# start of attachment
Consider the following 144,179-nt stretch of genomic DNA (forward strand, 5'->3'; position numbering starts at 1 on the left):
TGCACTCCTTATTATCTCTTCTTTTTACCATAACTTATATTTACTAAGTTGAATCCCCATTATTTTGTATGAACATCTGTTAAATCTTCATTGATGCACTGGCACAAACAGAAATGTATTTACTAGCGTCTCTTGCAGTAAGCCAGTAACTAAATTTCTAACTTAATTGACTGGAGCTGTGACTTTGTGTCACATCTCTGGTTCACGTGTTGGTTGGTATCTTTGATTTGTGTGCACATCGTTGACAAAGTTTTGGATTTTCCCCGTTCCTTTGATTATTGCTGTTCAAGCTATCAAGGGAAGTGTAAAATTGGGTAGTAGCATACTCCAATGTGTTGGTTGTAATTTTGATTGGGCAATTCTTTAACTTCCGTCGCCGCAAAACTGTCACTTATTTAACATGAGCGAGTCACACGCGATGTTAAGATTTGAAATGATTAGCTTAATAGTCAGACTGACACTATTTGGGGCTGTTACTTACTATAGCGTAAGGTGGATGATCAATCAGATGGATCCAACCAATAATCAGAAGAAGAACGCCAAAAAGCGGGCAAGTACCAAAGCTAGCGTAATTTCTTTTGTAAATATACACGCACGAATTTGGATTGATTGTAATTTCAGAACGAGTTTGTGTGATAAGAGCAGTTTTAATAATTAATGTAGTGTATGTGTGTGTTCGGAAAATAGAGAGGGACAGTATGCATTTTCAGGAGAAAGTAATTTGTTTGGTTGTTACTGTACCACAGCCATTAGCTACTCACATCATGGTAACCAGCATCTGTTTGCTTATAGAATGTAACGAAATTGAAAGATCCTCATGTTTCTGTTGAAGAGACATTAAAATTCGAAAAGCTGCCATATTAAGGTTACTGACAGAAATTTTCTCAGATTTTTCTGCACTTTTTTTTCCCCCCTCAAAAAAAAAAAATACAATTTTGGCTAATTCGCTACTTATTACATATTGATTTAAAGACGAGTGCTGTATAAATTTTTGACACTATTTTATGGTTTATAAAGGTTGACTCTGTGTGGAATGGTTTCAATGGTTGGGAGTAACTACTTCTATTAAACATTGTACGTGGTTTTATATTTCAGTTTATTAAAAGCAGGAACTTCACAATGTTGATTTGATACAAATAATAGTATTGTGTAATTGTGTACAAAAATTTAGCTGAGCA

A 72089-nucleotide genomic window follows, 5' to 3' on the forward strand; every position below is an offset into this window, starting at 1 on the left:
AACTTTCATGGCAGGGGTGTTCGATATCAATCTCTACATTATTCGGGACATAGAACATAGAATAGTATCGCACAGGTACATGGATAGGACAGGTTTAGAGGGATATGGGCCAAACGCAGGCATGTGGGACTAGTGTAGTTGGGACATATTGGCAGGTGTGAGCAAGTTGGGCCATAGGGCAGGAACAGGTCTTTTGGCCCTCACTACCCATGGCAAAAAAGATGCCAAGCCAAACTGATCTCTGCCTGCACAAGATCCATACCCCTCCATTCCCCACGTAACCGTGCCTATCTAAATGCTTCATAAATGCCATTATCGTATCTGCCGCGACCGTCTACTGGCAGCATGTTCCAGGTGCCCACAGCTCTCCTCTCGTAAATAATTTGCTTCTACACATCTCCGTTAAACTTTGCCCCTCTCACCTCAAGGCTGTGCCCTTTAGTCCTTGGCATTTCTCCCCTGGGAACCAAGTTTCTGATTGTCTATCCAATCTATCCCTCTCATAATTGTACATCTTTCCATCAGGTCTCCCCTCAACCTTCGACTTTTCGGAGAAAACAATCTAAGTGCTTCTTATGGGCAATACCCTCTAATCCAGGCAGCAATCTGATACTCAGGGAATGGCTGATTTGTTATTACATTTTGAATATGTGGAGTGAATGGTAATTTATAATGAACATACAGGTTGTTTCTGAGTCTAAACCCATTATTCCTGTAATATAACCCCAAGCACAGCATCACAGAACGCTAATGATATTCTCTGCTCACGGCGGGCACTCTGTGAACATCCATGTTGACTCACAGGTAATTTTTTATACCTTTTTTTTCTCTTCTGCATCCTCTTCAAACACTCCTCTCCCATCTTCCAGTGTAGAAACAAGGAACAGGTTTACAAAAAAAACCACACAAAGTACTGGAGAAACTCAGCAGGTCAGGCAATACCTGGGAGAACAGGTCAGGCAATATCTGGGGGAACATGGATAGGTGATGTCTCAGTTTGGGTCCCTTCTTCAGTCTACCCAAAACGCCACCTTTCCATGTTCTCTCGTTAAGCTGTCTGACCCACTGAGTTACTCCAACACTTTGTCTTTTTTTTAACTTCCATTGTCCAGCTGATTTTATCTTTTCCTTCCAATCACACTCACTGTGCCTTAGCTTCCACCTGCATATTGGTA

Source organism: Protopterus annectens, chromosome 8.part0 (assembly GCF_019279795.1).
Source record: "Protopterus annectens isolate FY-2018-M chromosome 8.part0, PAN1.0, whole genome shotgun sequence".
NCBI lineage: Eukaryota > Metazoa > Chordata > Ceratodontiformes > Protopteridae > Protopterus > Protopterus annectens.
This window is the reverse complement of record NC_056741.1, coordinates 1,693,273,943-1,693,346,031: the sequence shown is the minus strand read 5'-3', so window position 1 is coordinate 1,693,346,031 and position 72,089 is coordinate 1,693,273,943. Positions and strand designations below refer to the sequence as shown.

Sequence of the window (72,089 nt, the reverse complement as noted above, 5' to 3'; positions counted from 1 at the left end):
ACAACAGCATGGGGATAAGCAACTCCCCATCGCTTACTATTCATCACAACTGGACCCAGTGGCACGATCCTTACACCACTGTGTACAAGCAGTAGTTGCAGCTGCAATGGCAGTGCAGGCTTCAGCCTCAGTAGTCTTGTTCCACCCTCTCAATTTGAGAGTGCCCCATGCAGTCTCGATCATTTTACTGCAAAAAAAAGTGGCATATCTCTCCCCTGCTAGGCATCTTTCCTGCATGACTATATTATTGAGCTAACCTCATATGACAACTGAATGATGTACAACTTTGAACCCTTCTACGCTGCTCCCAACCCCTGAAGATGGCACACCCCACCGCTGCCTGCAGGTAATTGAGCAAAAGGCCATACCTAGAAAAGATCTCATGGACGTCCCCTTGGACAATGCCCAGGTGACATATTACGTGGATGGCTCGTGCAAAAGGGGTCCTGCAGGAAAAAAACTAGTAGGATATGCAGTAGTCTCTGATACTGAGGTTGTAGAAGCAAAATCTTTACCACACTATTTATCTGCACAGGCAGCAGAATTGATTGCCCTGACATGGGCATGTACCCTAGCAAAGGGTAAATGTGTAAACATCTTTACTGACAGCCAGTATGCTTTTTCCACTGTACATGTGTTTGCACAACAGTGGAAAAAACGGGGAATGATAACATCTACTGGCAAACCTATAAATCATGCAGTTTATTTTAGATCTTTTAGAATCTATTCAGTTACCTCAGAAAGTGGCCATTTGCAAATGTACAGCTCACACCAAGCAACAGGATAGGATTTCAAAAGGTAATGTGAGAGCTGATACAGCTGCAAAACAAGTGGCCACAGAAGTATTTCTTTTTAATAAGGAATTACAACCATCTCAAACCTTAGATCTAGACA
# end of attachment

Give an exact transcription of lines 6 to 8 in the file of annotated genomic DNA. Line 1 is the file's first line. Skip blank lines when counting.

Source record: "Protopterus annectens isolate FY-2018-M chromosome 8.part0, PAN1.0, whole genome shotgun sequence".
NCBI lineage: Eukaryota > Metazoa > Chordata > Ceratodontiformes > Protopteridae > Protopterus > Protopterus annectens.
This window is the reverse complement of record NC_056741.1, coordinates 1,693,273,943-1,693,346,031: the sequence shown is the minus strand read 5'-3', so window position 1 is coordinate 1,693,346,031 and position 72,089 is coordinate 1,693,273,943. Positions and strand designations below refer to the sequence as shown.